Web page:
Canva, as a creativity platform, hasn’t been able to resist the rise of text-to-image AI models, which allow descriptions of what you want to automatically generate visually.
In this sense, after a few weeks of testing, it has just made available to all users a feature that allows users to describe the concept of what they want to get an image.
A trend that no one wants to be left behind
In your case, it is a custom implementation of the open source Stable Diffusion model, although it incorporates additional security filters and an interface that makes it more user-friendly.
The additional security filters respond to the need to protect, among others, minors when working on their school projects, who are also part of the creativity platform users.
In any case, heUsers will be able to describe the concept, with example descriptions for inspiration, choose an art style, and get a grid of four images, which they can drag and drop into their respective projects they are working on.
If for any reason, it generates unpleasant images, be it nudity, violence, gore or any other possible type, users will have a mechanism to report it. Platform users, whether they are free or paid accounts, will be able to create up to a total of 100 images per day.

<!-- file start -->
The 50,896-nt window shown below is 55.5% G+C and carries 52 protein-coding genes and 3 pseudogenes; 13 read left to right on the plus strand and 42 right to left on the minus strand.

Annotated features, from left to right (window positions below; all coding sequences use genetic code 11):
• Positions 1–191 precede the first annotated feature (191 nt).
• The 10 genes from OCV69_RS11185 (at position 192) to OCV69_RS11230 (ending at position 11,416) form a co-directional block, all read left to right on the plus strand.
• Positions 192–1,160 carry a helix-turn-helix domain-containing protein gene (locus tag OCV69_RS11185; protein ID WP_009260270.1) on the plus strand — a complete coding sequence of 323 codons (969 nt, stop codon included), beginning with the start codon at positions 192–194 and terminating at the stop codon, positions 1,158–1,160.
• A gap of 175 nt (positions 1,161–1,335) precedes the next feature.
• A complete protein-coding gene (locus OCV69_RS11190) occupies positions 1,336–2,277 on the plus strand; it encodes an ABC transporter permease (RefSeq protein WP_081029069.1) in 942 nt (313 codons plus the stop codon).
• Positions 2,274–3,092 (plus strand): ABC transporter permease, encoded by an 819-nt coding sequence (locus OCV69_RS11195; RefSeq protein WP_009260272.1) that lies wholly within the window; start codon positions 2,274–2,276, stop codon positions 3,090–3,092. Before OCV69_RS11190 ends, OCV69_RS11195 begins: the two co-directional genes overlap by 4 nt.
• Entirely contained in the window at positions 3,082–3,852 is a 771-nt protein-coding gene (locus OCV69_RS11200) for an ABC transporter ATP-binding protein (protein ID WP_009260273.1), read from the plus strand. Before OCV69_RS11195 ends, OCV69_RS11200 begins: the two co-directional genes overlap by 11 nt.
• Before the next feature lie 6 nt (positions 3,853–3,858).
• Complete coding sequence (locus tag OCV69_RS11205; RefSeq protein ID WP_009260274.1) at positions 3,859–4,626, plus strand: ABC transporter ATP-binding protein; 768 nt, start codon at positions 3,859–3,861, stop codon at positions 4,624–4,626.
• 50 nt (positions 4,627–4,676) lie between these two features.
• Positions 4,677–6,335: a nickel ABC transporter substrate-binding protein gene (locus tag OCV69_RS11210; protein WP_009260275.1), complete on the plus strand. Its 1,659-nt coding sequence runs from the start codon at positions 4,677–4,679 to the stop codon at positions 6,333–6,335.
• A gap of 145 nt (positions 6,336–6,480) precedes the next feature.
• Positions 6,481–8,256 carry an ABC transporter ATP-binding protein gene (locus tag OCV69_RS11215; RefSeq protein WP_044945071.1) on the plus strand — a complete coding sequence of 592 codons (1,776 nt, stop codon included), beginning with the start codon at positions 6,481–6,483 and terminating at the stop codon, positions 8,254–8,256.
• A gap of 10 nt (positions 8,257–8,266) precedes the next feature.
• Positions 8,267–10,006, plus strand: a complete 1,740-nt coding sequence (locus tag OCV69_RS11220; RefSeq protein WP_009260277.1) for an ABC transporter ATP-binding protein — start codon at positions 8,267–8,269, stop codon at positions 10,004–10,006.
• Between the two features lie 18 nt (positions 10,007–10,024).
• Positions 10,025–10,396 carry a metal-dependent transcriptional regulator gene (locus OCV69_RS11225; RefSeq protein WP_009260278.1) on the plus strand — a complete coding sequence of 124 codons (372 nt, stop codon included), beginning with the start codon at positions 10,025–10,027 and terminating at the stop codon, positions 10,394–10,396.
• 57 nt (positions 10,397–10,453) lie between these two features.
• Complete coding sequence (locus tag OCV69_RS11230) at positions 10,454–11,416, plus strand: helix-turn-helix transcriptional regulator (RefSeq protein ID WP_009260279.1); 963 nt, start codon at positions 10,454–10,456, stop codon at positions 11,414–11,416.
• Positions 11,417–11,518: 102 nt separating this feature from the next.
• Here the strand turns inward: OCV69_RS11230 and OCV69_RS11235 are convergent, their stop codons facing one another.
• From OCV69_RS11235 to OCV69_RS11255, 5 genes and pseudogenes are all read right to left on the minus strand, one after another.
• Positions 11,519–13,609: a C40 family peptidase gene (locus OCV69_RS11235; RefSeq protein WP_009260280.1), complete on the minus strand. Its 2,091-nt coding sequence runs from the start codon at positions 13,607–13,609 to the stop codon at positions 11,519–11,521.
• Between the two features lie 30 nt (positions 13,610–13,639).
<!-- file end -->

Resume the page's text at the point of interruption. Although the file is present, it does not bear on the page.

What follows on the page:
It is not surprising that these types of AI tools are expanding given the creative possibilities that they generate, despite the fact that their intellectual property is also questioned, and the fact that images have been used for model training. whose owners have not been asked for permission, generating a scenario hitherto unknown.
Canva has been testing this feature since last September, arriving now for the more than 100 million users that it has, who will be able to use the creations in their t-shirt projects, projects, posters, or any other creative project they have in hand.
This feature will complement the rest of the functions that the platform has already been offering, both to users of free accounts and users of paid accounts. It is already a matter of expanding to all users and platforms.
Image Credit: Canva/The Verge